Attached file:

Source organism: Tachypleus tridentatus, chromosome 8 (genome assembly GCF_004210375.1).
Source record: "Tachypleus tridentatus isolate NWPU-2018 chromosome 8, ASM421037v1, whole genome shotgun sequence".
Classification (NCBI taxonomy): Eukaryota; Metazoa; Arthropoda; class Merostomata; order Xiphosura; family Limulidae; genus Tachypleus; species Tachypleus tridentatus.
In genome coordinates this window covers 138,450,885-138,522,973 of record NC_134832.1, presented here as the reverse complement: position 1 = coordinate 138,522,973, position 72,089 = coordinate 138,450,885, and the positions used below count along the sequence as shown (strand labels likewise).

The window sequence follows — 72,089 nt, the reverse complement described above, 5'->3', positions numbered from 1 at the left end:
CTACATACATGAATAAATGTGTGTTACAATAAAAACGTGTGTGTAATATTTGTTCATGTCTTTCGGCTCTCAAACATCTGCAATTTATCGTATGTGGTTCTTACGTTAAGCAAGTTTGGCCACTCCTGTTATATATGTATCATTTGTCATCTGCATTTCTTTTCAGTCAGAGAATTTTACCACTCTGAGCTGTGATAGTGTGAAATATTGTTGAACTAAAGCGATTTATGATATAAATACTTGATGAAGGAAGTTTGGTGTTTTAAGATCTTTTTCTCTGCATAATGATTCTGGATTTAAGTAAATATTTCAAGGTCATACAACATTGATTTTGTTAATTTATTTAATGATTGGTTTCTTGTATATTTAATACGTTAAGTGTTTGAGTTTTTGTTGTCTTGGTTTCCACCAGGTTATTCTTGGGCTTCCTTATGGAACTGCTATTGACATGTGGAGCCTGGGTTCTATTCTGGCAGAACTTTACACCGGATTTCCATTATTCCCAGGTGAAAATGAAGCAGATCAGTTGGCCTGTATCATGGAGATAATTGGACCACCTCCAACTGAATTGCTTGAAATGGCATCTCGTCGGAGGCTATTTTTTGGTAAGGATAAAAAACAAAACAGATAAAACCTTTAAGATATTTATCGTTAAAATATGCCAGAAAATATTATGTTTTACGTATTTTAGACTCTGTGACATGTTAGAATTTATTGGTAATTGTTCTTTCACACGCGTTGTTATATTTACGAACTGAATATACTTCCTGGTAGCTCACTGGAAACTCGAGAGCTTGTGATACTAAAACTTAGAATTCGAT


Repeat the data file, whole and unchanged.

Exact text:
Source organism: Tachypleus tridentatus, chromosome 8 (genome assembly GCF_004210375.1).
Source record: "Tachypleus tridentatus isolate NWPU-2018 chromosome 8, ASM421037v1, whole genome shotgun sequence".
Classification (NCBI taxonomy): Eukaryota; Metazoa; Arthropoda; class Merostomata; order Xiphosura; family Limulidae; genus Tachypleus; species Tachypleus tridentatus.
In genome coordinates this window covers 138,450,885-138,522,973 of record NC_134832.1, presented here as the reverse complement: position 1 = coordinate 138,522,973, position 72,089 = coordinate 138,450,885, and the positions used below count along the sequence as shown (strand labels likewise).

The window sequence follows — 72,089 nt, the reverse complement described above, 5'->3', positions numbered from 1 at the left end:
CTACATACATGAATAAATGTGTGTTACAATAAAAACGTGTGTGTAATATTTGTTCATGTCTTTCGGCTCTCAAACATCTGCAATTTATCGTATGTGGTTCTTACGTTAAGCAAGTTTGGCCACTCCTGTTATATATGTATCATTTGTCATCTGCATTTCTTTTCAGTCAGAGAATTTTACCACTCTGAGCTGTGATAGTGTGAAATATTGTTGAACTAAAGCGATTTATGATATAAATACTTGATGAAGGAAGTTTGGTGTTTTAAGATCTTTTTCTCTGCATAATGATTCTGGATTTAAGTAAATATTTCAAGGTCATACAACATTGATTTTGTTAATTTATTTAATGATTGGTTTCTTGTATATTTAATACGTTAAGTGTTTGAGTTTTTGTTGTCTTGGTTTCCACCAGGTTATTCTTGGGCTTCCTTATGGAACTGCTATTGACATGTGGAGCCTGGGTTCTATTCTGGCAGAACTTTACACCGGATTTCCATTATTCCCAGGTGAAAATGAAGCAGATCAGTTGGCCTGTATCATGGAGATAATTGGACCACCTCCAACTGAATTGCTTGAAATGGCATCTCGTCGGAGGCTATTTTTTGGTAAGGATAAAAAACAAAACAGATAAAACCTTTAAGATATTTATCGTTAAAATATGCCAGAAAATATTATGTTTTACGTATTTTAGACTCTGTGACATGTTAGAATTTATTGGTAATTGTTCTTTCACACGCGTTGTTATATTTACGAACTGAATATACTTCCTGGTAGCTCACTGGAAACTCGAGAGCTTGTGATACTAAAACTTAGAATTCGAT